Mr Cameron told the Oxford Mail farmers in the county could benefit from a £10m pot that was being put aside to help farmers across the UK.

Mr Cameron said: “First of all, we have got to get back to sensible use of dredging. The pendulum has swung too far against dredging in the late 1990s, but we will change that.

He said there had been some dredging, such as under the bridge on Bridge Street in Witney.

“Actually the reasons why Witney has not flooded nearly as bad as last time is that, this time, dredging was done under the bridge,” he said.

“So more dredging is part of the answer.

“We are also going to provide this £10m fund to provide farmers like Mr Hook, whose farm has been under water for week after week, and sadly year after year.

“The £10m is for farmers across the country and it is there to help farmers who have land under water and make the land good again when the water has receded. I think Oxfordshire will get help.

“Thames Valley has been one of the worst affected areas and farmers have had to put up with their land being covered in water week after week.”

Mr Cameron also said yesterday he may ask the European Union to pick up some of the bill to deal with the nation’s flooding problems.

He said there were drawbacks to the European Solidarity Fund, but promised to “look at it” after a cabinet row broke out over whether or not to ask for cash.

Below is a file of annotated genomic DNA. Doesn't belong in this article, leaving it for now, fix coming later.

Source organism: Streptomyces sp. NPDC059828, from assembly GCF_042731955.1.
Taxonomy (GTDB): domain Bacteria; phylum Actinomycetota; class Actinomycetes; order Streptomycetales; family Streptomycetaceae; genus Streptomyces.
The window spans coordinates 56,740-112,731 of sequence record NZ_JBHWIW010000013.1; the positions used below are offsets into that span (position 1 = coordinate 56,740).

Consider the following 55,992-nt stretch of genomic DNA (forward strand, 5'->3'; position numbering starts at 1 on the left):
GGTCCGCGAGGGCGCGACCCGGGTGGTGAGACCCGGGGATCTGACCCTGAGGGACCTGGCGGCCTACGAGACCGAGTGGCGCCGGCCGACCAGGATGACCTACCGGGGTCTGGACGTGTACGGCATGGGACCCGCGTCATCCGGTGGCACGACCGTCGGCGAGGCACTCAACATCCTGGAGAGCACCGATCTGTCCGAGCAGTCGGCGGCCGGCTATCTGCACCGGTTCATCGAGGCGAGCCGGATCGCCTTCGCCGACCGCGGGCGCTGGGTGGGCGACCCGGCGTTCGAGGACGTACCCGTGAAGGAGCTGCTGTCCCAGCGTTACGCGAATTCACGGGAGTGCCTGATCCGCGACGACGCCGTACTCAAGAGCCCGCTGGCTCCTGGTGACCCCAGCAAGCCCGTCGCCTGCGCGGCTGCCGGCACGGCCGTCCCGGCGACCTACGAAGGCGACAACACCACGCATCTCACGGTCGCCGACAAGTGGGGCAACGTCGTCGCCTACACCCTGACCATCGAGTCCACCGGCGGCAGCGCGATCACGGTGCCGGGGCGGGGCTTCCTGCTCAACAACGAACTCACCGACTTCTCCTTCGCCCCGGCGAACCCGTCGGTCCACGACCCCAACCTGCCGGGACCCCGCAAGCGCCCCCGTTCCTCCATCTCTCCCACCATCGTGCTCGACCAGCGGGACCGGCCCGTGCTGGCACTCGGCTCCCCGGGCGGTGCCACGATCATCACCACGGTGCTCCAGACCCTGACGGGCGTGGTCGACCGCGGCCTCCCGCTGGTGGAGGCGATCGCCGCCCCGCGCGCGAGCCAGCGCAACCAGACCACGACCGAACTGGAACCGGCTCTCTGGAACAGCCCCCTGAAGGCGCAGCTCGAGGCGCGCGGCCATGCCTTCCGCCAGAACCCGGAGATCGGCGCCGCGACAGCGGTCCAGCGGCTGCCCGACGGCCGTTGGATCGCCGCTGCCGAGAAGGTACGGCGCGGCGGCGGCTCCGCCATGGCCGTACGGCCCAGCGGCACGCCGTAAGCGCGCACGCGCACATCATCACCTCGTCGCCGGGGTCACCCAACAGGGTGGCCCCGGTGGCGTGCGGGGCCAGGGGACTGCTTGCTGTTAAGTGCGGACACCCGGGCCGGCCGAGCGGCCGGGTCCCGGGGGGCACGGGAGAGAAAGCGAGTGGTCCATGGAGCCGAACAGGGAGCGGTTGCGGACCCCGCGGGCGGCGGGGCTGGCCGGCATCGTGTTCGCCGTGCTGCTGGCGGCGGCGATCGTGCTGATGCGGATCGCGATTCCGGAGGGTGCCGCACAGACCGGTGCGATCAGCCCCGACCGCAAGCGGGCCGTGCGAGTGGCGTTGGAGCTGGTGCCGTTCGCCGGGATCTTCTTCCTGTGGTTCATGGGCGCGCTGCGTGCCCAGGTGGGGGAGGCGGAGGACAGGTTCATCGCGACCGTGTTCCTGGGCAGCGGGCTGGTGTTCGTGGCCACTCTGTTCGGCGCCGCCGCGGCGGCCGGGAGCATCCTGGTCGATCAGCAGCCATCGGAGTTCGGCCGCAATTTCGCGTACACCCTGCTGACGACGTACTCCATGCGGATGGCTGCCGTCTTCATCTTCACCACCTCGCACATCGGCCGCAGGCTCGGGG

But Mr Hook said more needed to be done to dredge waterways.

He said: “He listened to our concerns and issues about how we are struggling and he seemed to get the point I was trying to get across. We just hope there will be action and he will carry through with our ideas.

“We need better management of the major watercourses – desilting, some dredging, culvert cleaning – which has been absent for 30 years.”

He added: “We expect flooding for about two to three weeks a year, but when it is standing for eight weeks and longer, it becomes very difficult for us.”

Farmers across Oxfordshire agreed with the sentiment.

Paul Caudwell, from Cross Trees Farm, in Sutton Courtenay, said he had met his MP Ed Vaizey to talk about how he has around 200 acres of flooded farmland.

“When you are growing arable crops like wheat, if it’s under water for more than 10 days it’s dead, that’s it,” he said. “We have probably lost around 180 acres of wheat and we are just going to have to take that hit.”

Oxford Mail:

  • Major Rob Futter, with Ian Hudspeth, centre, Oxfordshire County Council leader, and Matthew Barber, Vale of White Horse Council leader, oversee the work


WORK started last night on a 750m-long concrete wall in South Hinksey to hold back the water.

Eighty military personnel were deployed to South Hinksey from Dalton Barracks to help move the 2.5-tonne blocks into place along the southern side of the village.

Environment Agency staff are co-ordinating the operation from a temporary command centre in the village hall and work is expected to last until tomorrow.

Oxford Mail:

  • The troops get to work

Firefighters are also at the scene to pump water out of the village, over the metre-high wall, if necessary.

As a result of the operation, the Devil’s Backbone pathway will be closed and a brook will have to be dammed.